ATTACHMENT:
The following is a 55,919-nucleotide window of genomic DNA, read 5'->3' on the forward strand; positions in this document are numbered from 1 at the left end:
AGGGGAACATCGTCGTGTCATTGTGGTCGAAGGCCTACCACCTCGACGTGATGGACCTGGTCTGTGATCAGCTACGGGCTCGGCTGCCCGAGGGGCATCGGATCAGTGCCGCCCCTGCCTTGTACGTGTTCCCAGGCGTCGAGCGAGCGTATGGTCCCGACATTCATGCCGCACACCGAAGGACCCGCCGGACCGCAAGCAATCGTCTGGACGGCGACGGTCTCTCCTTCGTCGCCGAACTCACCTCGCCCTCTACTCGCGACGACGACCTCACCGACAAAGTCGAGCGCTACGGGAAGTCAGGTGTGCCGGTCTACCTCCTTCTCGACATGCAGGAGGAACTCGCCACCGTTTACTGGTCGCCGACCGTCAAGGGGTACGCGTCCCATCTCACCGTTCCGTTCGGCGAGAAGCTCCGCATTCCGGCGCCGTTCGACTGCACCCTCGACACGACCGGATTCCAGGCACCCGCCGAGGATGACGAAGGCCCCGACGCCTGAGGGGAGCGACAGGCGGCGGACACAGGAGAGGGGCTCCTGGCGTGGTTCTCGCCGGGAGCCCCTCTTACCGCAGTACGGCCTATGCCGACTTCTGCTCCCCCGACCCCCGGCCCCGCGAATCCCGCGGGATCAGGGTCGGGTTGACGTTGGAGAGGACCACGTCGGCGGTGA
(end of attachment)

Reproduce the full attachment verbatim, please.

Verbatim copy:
The following is a 55,919-nucleotide window of genomic DNA, read 5'->3' on the forward strand; positions in this document are numbered from 1 at the left end:
AGGGGAACATCGTCGTGTCATTGTGGTCGAAGGCCTACCACCTCGACGTGATGGACCTGGTCTGTGATCAGCTACGGGCTCGGCTGCCCGAGGGGCATCGGATCAGTGCCGCCCCTGCCTTGTACGTGTTCCCAGGCGTCGAGCGAGCGTATGGTCCCGACATTCATGCCGCACACCGAAGGACCCGCCGGACCGCAAGCAATCGTCTGGACGGCGACGGTCTCTCCTTCGTCGCCGAACTCACCTCGCCCTCTACTCGCGACGACGACCTCACCGACAAAGTCGAGCGCTACGGGAAGTCAGGTGTGCCGGTCTACCTCCTTCTCGACATGCAGGAGGAACTCGCCACCGTTTACTGGTCGCCGACCGTCAAGGGGTACGCGTCCCATCTCACCGTTCCGTTCGGCGAGAAGCTCCGCATTCCGGCGCCGTTCGACTGCACCCTCGACACGACCGGATTCCAGGCACCCGCCGAGGATGACGAAGGCCCCGACGCCTGAGGGGAGCGACAGGCGGCGGACACAGGAGAGGGGCTCCTGGCGTGGTTCTCGCCGGGAGCCCCTCTTACCGCAGTACGGCCTATGCCGACTTCTGCTCCCCCGACCCCCGGCCCCGCGAATCCCGCGGGATCAGGGTCGGGTTGACGTTGGAGAGGACCACGTCGGCGGTGA